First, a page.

Curtiss XP-60A 3/4 front view taken on Oct. 14, 1942. (U.S. Air Force photo)

Curtiss XP-60A



Despite the first failures with the XP-60, the army aviation was not going to abandon plans to build the P-60. Back in November 1941, a contract was signed for the production of 1950 fighters modification R-60A,though with significant changes. By then, the Americans had great doubts about the reliability of the supply of British engines, while the U.S. will deploy their licensed production. In other words, the company was again required to develop a variant with the American engine Allison V-1710-75 (1425 hp), and on November 17 of the same year was proposed to work out several other modifications with alternative engines, in case Allison also fails to collect the right number of engines.

It would seem that the P-60 will be produced serially at least in some version, but the war with Japan, which began on December 7, 1941, has fundamentally destroyed these plans. On January 2, 1942, USAAC approved a new plan for the construction of aircraft in which the R-60A did not find a place at all. Instead, the focus was on the production of The Curtiss R-40K/R-40L and Republic P-47G-CU (this modification was built at Curtiss plants), thus fully loading industrial capacity. When the heat went, the army returned to the P-60 program, sensing reasonably that prototypes should be built anyway. Three modifications were chosen for the pilot construction:

The XP-60A (Model 95A, serial number 42-79423) was powered by an Allison V-1710-75 engine and a General Electric V-14 turbocharger

THE XP-60B (serial number 42-79425), equipped with the same engine, but with a turbocharger Wright SU-504-2

The XP-60S (serial number 42-794240, later designated Model 95C) was equipped with an experimental 16-cylinder Chrysler XIV-2220 engine.

The first of these was built HR-60A. From the design of the fighter XP-60, from which the whole series began, there were only some elements. By and large it was a new aircraft with heavily modified contours and a lightweight weapon composition. Ground testing of the prototype began at the end of October 1942 and soon ended in a fire in the engine due to insufficient cooling. The reason was found in the shortcomings of the turbocharger, which absorbed too much air and negatively affected the operation of the engine itself. This equipment had to be removed, and at the same time to modernize the cooling system. In the modified form of the HR-60A first took to the air on November 11, 1942 and at tests showed mediocre characteristics. Its estimated speed was 675 km/h at an altitude of 8,839 meters and 521 km/h at sea level at a take-off weight of 4,361 kg, which in principle met the requirements of USAAC, but it was not actually achieved. In 1943, the aircraft was disassembled into metal, using parts of it during the assembly of the XP-60S and XP-60E.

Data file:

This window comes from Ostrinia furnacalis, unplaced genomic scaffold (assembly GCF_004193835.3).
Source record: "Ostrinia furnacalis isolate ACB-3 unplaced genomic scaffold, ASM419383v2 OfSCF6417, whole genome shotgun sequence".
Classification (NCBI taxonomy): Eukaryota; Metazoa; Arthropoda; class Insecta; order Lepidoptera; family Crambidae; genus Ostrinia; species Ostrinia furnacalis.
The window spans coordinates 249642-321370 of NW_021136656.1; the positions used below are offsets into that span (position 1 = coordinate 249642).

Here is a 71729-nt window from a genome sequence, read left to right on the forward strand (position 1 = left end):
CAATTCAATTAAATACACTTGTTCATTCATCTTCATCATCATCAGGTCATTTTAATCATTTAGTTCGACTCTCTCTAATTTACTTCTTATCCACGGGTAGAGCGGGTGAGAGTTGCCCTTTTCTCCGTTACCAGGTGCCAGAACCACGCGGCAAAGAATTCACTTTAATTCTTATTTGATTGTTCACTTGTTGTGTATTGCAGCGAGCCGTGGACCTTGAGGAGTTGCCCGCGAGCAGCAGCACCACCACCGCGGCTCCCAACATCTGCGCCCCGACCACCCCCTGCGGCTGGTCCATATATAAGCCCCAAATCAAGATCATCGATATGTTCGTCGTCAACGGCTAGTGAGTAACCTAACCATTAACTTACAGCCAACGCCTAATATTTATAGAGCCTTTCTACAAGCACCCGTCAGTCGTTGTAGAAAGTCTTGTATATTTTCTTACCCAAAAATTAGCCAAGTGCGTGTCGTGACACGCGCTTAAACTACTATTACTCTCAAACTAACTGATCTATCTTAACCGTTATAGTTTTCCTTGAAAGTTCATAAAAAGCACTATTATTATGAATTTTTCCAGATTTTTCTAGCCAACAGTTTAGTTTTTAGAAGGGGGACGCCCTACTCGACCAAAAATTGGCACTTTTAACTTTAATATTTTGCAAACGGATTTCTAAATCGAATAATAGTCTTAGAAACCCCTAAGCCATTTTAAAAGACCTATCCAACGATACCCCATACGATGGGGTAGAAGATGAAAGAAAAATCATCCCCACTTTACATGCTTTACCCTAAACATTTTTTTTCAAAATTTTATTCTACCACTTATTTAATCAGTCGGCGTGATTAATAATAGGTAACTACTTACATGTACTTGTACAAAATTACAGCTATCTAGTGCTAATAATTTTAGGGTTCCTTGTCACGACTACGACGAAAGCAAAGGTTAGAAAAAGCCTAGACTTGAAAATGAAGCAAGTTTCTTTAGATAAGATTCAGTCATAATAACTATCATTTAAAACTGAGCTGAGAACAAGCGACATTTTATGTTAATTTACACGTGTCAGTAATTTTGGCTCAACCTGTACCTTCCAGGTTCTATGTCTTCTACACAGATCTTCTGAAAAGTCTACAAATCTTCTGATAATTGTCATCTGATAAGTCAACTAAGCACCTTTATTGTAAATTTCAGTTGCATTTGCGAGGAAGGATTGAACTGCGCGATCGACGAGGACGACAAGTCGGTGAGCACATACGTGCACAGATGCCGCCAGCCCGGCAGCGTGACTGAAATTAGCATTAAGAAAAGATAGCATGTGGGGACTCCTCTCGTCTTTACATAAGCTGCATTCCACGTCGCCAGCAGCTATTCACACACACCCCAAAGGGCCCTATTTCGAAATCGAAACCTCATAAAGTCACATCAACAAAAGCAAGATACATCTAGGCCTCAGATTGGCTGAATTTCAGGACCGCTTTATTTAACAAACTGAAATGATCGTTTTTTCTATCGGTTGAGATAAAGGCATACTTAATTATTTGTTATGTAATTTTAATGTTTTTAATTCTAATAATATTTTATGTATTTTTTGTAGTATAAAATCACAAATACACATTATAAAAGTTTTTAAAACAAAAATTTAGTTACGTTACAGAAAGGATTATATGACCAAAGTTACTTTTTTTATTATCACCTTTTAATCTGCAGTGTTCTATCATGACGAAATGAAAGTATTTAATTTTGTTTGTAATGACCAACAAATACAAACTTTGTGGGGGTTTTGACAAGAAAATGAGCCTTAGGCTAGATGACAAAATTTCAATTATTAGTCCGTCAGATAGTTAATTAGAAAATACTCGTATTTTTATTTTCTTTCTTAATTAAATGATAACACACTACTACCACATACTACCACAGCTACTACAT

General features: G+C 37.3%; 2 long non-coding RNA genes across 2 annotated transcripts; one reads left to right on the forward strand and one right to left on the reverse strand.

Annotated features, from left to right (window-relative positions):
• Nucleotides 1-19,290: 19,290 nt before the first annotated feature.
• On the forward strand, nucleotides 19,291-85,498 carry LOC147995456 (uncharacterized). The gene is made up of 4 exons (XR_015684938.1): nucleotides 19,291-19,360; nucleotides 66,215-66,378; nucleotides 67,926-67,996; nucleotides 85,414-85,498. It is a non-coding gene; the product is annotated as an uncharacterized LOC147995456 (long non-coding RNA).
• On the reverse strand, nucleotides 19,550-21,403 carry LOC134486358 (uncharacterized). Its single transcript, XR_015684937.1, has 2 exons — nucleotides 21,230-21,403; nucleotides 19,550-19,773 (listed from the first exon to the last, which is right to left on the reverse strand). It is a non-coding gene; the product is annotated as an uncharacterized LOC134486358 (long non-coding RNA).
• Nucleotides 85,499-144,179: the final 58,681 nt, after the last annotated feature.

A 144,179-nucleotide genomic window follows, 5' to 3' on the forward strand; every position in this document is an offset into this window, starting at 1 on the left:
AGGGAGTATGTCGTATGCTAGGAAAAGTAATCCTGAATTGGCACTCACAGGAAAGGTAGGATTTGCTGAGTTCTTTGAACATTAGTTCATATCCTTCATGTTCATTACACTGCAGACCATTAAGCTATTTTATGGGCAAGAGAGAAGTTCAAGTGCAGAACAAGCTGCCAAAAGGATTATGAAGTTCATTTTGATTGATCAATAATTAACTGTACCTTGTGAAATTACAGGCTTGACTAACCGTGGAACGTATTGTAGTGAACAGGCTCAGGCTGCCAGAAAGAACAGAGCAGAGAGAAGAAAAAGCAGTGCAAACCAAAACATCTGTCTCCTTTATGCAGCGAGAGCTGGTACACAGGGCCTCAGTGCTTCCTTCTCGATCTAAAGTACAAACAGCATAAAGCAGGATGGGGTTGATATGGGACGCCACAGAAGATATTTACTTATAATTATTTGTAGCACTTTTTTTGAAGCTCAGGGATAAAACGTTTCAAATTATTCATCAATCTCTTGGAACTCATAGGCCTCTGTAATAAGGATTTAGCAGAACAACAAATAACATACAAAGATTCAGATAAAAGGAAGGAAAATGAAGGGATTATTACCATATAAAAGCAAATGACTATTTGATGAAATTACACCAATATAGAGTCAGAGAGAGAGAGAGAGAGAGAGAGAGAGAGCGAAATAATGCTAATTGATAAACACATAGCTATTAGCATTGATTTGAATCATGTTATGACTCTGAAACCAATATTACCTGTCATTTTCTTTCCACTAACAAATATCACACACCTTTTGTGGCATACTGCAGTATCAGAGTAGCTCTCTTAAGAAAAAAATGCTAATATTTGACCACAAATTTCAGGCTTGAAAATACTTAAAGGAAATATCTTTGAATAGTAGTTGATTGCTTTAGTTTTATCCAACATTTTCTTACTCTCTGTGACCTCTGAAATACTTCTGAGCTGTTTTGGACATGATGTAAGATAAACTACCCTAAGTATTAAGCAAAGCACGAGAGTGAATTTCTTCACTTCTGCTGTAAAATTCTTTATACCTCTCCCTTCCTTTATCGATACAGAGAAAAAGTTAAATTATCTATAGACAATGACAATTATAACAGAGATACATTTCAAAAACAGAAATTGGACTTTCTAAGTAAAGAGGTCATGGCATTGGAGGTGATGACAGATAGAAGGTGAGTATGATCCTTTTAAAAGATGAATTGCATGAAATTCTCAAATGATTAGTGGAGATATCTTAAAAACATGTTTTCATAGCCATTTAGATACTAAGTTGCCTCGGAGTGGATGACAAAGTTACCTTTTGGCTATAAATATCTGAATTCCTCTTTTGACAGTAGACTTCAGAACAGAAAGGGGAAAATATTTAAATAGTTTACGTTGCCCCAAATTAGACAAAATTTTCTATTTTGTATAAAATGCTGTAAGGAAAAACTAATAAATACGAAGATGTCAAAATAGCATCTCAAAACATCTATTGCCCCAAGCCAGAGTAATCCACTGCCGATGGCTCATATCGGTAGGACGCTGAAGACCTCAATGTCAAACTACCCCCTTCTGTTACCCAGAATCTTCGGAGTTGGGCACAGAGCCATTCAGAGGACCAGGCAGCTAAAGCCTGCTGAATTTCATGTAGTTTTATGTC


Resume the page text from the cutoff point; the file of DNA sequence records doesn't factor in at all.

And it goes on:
In November 1942, the army signed a contract to build 500 P-60A-1-CU fighters, but the first 26 aircraft were planned to be produced as part of pre-production and were designated YP-60A (serial numbers 43-32762 – 43-32787).



Curtiss-Wright Corporation

Encyclopedia of American Military Aircraft.


Wingspan   12.59m
Length   10.26m
Height   3.77m
Wing area   25.56m2
empty plane   3544kg
normal take-off   4366kg
Engine type 1 PD Allison V-1710-75
Power 1 x 1425hp
Top speed   676km/h
Cruise speed   578km/h
Practical range   1200km
Maximum speed   1524m/min
Practical ceiling   9906m
Crew   1

6 x 12.7 mm machine guns mounted in the wing.

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